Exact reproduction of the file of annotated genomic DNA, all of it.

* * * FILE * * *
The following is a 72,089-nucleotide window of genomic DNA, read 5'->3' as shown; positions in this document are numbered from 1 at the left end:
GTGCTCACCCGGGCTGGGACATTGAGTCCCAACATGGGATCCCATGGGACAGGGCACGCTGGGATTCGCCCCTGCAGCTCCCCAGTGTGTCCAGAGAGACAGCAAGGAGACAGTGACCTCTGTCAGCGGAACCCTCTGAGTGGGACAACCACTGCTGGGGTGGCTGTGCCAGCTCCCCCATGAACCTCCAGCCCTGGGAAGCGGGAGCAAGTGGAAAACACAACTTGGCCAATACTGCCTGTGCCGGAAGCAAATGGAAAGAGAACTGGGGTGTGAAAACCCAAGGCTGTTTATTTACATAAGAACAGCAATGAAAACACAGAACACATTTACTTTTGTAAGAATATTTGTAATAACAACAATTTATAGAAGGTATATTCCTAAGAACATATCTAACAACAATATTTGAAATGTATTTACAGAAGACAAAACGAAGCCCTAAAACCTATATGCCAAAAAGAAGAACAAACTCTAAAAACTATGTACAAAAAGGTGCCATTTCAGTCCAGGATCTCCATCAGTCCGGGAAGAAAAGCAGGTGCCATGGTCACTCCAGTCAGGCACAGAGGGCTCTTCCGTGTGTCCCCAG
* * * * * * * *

The following is a 72,089-nucleotide window of genomic DNA, read 5'->3' as shown; positions in this document are numbered from 1 at the left end:
GTGCTCACCCGGGCTGGGACATTGAGTCCCAACATGGGATCCCATGGGACAGGGCACGCTGGGATTCGCCCCTGCAGCTCCCCAGTGTGTCCAGAGAGACAGCAAGGAGACAGTGACCTCTGTCAGCGGAACCCTCTGAGTGGGACAACCACTGCTGGGGTGGCTGTGCCAGCTCCCCCATGAACCTCCAGCCCTGGGAAGCGGGAGCAAGTGGAAAACACAACTTGGCCAATACTGCCTGTGCCGGAAGCAAATGGAAAGAGAACTGGGGTGTGAAAACCCAAGGCTGTTTATTTACATAAGAACAGCAATGAAAACACAGAACACATTTACTTTTGTAAGAATATTTGTAATAACAACAATTTATAGAAGGTATATTCCTAAGAACATATCTAACAACAATATTTGAAATGTATTTACAGAAGACAAAACGAAGCCCTAAAACCTATATGCCAAAAAGAAGAACAAACTCTAAAAACTATGTACAAAAAGGTGCCATTTCAGTCCAGGATCTCCATCAGTCCGGGAAGAAAAGCAGGTGCCATGGTCACTCCAGTCAGGCACAGAGGGCTCTTCCGTGTGTCCCCAG